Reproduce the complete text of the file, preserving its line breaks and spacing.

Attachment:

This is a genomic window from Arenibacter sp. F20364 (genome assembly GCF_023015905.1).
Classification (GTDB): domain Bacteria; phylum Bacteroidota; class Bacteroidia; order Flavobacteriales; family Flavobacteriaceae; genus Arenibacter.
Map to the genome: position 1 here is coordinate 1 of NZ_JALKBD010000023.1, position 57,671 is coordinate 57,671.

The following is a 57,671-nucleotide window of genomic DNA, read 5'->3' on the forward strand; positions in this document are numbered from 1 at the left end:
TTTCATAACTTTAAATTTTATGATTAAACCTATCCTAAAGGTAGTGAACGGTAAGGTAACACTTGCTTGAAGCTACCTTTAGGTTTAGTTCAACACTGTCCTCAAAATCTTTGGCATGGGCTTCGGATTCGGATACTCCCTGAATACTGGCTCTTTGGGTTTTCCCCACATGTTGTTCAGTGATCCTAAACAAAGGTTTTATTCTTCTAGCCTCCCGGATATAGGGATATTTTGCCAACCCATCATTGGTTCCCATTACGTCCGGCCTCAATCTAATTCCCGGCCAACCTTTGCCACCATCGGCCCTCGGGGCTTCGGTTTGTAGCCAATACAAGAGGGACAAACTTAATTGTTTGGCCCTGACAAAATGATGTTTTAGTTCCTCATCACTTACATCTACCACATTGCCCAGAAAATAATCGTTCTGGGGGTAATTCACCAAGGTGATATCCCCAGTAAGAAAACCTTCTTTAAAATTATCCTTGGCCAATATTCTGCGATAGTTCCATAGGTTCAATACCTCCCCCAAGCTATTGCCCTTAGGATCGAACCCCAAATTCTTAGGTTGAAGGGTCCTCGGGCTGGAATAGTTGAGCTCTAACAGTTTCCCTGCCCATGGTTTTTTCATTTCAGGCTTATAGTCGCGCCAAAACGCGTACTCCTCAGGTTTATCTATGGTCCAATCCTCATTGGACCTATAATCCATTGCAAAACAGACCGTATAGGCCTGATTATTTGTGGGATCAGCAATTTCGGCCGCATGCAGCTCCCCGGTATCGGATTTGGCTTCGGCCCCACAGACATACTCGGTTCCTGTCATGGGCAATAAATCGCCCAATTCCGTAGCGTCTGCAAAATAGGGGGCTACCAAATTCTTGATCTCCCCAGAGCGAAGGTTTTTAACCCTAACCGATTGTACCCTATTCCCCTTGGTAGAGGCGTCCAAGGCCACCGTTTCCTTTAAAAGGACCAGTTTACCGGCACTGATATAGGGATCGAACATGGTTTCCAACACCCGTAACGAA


This is a genomic window from Arenibacter sp. F20364 (genome assembly GCF_023015905.1).
Classification (GTDB): domain Bacteria; phylum Bacteroidota; class Bacteroidia; order Flavobacteriales; family Flavobacteriaceae; genus Arenibacter.
Map to the genome: position 1 here is coordinate 1 of NZ_JALKBD010000023.1, position 57,671 is coordinate 57,671.

The following is a 57,671-nucleotide window of genomic DNA, read 5'->3' on the forward strand; positions in this document are numbered from 1 at the left end:
TTTCATAACTTTAAATTTTATGATTAAACCTATCCTAAAGGTAGTGAACGGTAAGGTAACACTTGCTTGAAGCTACCTTTAGGTTTAGTTCAACACTGTCCTCAAAATCTTTGGCATGGGCTTCGGATTCGGATACTCCCTGAATACTGGCTCTTTGGGTTTTCCCCACATGTTGTTCAGTGATCCTAAACAAAGGTTTTATTCTTCTAGCCTCCCGGATATAGGGATATTTTGCCAACCCATCATTGGTTCCCATTACGTCCGGCCTCAATCTAATTCCCGGCCAACCTTTGCCACCATCGGCCCTCGGGGCTTCGGTTTGTAGCCAATACAAGAGGGACAAACTTAATTGTTTGGCCCTGACAAAATGATGTTTTAGTTCCTCATCACTTACATCTACCACATTGCCCAGAAAATAATCGTTCTGGGGGTAATTCACCAAGGTGATATCCCCAGTAAGAAAACCTTCTTTAAAATTATCCTTGGCCAATATTCTGCGATAGTTCCATAGGTTCAATACCTCCCCCAAGCTATTGCCCTTAGGATCGAACCCCAAATTCTTAGGTTGAAGGGTCCTCGGGCTGGAATAGTTGAGCTCTAACAGTTTCCCTGCCCATGGTTTTTTCATTTCAGGCTTATAGTCGCGCCAAAACGCGTACTCCTCAGGTTTATCTATGGTCCAATCCTCATTGGACCTATAATCCATTGCAAAACAGACCGTATAGGCCTGATTATTTGTGGGATCAGCAATTTCGGCCGCATGCAGCTCCCCGGTATCGGATTTGGCTTCGGCCCCACAGACATACTCGGTTCCTGTCATGGGCAATAAATCGCCCAATTCCGTAGCGTCTGCAAAATAGGGGGCTACCAAATTCTTGATCTCCCCAGAGCGAAGGTTTTTAACCCTAACCGATTGTACCCTATTCCCCTTGGTAGAGGCGTCCAAGGCCACCGTTTCCTTTAAAAGGACCAGTTTACCGGCACTGATATAGGGATCGAACATGGTTTCCAACACCCGTAACGAA